Across the Channel
- June 30th, 2012
- in Yachting
Across the Channel With a Bug and Two Paddles
Most 16-year-olds would scoff at the idea of attending summer school—but not Eben Meyers. The young Tortola sailor instead embarked on a row in a small bug that would take him eight miles across the Sir Francis Drake Channel—from Tortola to Peter Island and back—in order to raise money for an instructor training course in Chichester Harbour, England. And this month, after reaching his goal of $2,000, Eben will enroll in the course that will better prepare him for pursuing a career in sailing.
A comfortable morning in June would soon turn to a blistering mid-day on the open water as Eben launched his tiny dinghy Beachbug from the BVI Watersports Centre in Sea Cows Bay. “Going there was easy,” Eben said of the four-hour trek. “Going back was tough; the wind picked up and changed directions, and I was hoping the waves would help, but they didn’t. They pushed me off course.”
As Eben struggled to stay on course with Sea Cows Bay, he said he had the sinking feeling that he wasn’t making any progress.
“Halfway there, Tortola looked like it was getting smaller—like I wasn’t gaining any distance,” he said of his frustrations. “It got hot; the heat and pain really hit me toward the end.”
But he persevered, and made the previously undocumented journey in four hours and ten minutes.
To prepare for the row, Eben said he worked out his upper body, and walked instead of hitching a ride to work. The fundraising effort was worth it, he said, and he didn’t struggle to raise money from friends, family and some connections at the Rotary Club.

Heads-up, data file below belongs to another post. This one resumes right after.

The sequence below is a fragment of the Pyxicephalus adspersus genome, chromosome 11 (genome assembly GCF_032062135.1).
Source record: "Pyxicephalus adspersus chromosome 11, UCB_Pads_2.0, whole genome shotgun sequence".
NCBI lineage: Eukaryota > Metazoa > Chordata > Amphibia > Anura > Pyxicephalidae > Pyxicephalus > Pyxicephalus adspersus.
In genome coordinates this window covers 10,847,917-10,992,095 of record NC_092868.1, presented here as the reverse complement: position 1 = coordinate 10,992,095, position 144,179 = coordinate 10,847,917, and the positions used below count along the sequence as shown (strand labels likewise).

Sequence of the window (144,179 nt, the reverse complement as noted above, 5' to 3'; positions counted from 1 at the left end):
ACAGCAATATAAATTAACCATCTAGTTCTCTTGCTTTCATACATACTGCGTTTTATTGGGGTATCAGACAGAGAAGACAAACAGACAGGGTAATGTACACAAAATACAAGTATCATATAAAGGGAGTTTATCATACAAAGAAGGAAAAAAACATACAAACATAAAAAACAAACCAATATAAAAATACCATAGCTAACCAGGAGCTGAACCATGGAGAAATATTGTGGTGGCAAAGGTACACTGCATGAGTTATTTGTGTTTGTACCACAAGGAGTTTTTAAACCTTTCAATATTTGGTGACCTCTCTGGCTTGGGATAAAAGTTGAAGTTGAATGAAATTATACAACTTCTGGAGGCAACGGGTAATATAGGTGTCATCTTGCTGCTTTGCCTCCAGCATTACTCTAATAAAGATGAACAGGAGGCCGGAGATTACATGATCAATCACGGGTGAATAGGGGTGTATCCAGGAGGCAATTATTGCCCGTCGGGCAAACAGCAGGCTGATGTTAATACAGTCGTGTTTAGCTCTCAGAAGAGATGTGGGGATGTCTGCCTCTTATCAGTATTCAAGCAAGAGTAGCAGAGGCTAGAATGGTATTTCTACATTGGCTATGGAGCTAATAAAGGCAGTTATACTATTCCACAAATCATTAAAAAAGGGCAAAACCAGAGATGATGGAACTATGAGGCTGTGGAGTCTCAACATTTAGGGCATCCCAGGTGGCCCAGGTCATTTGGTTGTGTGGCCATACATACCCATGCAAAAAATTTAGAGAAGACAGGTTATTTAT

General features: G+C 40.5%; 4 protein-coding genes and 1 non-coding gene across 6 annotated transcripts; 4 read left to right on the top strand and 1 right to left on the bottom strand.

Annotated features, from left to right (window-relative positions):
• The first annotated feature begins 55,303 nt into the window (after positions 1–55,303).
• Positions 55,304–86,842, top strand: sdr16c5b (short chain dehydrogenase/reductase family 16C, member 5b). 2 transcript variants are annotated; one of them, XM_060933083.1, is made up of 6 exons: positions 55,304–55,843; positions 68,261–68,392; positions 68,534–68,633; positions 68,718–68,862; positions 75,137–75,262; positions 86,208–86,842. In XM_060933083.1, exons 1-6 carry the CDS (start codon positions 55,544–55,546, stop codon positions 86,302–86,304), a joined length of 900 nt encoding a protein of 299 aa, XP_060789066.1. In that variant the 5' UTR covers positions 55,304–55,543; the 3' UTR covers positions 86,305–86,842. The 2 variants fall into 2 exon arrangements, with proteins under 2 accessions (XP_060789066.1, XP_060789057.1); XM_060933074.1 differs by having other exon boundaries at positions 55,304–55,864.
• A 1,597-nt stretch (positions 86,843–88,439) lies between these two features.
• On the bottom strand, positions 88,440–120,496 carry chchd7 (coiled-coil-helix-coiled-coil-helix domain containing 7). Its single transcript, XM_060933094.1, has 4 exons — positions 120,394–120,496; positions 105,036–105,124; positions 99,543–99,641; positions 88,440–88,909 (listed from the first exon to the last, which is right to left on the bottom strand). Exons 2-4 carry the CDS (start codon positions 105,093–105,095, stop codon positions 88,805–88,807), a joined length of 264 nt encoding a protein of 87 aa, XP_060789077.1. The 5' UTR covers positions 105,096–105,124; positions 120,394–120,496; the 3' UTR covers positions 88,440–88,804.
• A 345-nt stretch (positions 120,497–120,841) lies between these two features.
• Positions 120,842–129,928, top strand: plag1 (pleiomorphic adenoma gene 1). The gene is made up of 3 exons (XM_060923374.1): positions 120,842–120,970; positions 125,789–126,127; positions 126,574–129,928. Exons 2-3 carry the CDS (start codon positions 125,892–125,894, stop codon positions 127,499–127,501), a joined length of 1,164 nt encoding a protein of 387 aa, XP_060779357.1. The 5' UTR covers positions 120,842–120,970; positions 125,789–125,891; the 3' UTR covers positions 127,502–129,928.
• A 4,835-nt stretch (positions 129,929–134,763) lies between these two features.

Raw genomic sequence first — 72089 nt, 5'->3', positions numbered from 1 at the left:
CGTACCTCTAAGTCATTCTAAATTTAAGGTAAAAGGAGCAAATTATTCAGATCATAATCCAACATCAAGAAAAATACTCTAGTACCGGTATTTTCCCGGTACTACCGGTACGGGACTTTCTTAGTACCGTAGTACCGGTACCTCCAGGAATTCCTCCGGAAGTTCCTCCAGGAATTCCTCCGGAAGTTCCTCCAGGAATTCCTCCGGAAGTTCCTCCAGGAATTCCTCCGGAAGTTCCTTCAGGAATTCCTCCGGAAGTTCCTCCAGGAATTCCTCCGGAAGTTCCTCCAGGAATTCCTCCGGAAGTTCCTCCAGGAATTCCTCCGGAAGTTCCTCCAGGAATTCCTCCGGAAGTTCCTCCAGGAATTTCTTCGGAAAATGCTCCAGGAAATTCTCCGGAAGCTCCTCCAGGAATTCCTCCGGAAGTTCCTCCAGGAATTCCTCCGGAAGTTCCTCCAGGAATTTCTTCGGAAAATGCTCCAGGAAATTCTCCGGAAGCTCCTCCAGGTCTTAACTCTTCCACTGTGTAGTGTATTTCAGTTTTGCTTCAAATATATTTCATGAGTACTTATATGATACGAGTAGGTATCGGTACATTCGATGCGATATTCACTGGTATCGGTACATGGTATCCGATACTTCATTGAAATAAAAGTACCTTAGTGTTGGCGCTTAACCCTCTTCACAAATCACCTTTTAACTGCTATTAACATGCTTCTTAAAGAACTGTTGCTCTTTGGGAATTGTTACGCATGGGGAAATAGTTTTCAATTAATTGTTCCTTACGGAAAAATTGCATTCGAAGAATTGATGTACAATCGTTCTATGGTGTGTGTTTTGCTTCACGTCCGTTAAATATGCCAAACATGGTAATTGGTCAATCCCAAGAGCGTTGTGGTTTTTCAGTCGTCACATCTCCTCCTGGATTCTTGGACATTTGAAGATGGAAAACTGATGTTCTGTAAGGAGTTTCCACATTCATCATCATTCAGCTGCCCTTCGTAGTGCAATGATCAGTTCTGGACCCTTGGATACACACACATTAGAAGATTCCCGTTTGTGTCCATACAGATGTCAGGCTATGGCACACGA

Eben has spent much of his life on the water. His father, Elvet Meyers, previously sailed as a BVI Olympian, and his sister, Elsa, is currently the only BVIslander to hold the Royal Yachting Association Dinghy Instructor’s qualification. And now Eben, a versed sailor since the age of 8, is taking admirable strides to follow in their footsteps.
The young sailor has spent three years as an assistant instructor at the BVI Watersports Centre—experience, he said, that has guided his decision to pursue the next levels of training necessary to become a certified solo instructor. The Watersports Centre is unique as it is the only establishment outside Europe recognized to teach the world-renowned Royal Yachting Association training schemes to children and adults. The centre’s director, Alison Knights Bramble, followed Eben during his row in a powerboat for support. She recently commented on the design of the bugs, and Eben’s feat.
“Laser Bugs are ideally sailed by juniors, but they also come with oars,” she said. “We assume the designer was thinking of a still day and a short trip back to the shore—not an eight-mile pull to Peter Island and back, crossing open water.”
Eben’s passion for sailing has also been combined with his newfound interest in photography. He prefers to combine the two with sailing photography that he now features on his website, www.ebenmeyers.com. While in the UK, Eben said he hopes to harness both interests into what one day could become a professional career.